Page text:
| SAN FRANCISCO, June 28
SAN FRANCISCO, June 28 A group of California
taxpayers went to court on Friday to demand a greater role in
how the city of Stockton would raise taxes to exit the
bankruptcy it filed a year ago.
The group asked the U.S. Bankruptcy Court in Sacramento for
official committee status so its members could see details on
Stockton's plan for increasing its sales tax. If granted this
status, the group could also participate in talks about the
city's plan to adjust its debts.
Stockton officials aim to file their debt-adjustment plan
with the bankruptcy court in September following a vote by the
city council on a sales tax increase.
Stockton's city manager wants the council to hold a vote
next month on putting a ballot measure to voters in November
that would ask them to raise the city's sales tax to 9.0 percent
from 8.25 percent.
If approved by voters, the increase would go into effect
next April and raise revenue to help Stockton exit bankruptcy,
put more money into public safety programs and hire more police
officers to help tackle crime in a city that ranks among the 10
most dangerous U.S. cities.
According to a draft of the tax plan, the increase would
raise about $219 million over 10 years for public safety
Over the same time, about $112 million in proceeds would
fund the city's exit from bankruptcy. The effort would get a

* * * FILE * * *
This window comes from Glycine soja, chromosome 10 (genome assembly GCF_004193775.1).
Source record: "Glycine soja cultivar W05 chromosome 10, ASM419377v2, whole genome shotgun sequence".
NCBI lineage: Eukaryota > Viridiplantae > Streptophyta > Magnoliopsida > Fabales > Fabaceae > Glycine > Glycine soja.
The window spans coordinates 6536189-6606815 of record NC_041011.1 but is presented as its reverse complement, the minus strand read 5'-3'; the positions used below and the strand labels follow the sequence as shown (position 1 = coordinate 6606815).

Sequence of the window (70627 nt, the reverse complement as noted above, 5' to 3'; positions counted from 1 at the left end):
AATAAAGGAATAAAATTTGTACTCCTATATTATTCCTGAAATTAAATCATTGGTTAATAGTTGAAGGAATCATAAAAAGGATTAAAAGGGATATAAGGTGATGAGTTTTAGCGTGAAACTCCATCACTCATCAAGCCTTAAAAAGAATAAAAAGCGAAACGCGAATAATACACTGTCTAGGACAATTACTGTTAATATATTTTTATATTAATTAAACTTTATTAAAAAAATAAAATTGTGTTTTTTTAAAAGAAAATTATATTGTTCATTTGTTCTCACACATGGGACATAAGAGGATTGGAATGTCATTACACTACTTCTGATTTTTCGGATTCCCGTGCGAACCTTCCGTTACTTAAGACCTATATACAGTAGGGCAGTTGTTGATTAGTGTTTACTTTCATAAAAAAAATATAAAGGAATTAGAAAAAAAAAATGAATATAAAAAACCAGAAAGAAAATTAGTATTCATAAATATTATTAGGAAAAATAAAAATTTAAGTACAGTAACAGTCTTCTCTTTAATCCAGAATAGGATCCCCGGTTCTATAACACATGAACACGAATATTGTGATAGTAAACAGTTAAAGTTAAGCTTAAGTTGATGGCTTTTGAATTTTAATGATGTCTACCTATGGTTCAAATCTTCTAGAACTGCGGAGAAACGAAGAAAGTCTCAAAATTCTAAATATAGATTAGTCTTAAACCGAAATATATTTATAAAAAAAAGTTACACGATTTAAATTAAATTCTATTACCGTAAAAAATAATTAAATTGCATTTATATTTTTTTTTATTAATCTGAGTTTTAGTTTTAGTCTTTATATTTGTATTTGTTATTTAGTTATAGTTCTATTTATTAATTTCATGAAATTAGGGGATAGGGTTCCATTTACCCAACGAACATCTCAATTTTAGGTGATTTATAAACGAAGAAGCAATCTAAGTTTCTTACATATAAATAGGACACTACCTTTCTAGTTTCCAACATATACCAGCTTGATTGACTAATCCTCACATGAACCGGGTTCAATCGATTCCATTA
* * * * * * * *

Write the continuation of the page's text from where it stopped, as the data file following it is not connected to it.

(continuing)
larger share of revenue initially as police staffing ramps up.
The taxpayers group wants more details on how the revenue
would be allocated and it is concerned Stockton's creditors
could press for a bigger share, which would set back plans for
hiring more police officers.
"Creditors will no doubt seek as large a recovery as
possible leaving taxpayers with significantly reduced health,
safety and welfare services," according to an exhibit attached
to the taxpayers group's court filing.
A city of about 300,000 residents in California's Central
Valley, Stockton is the biggest U.S. city to have filed for
bankruptcy and is trying to impose steep losses on its bond
insurers and bondholders to restructure it finances.
The U.S. municipal debt market is watching to see if the
Stockton prevails or its so-called capital markets creditors can
convince the bankruptcy court to have the city cut its pension
spending as part of a plan to exit bankruptcy.
Stockton has refused to cut pensions, saying it is
prohibited by state law, and that its employees have suffered
several years of pay and job cuts while its retired workers are
losing subsidized medical coverage.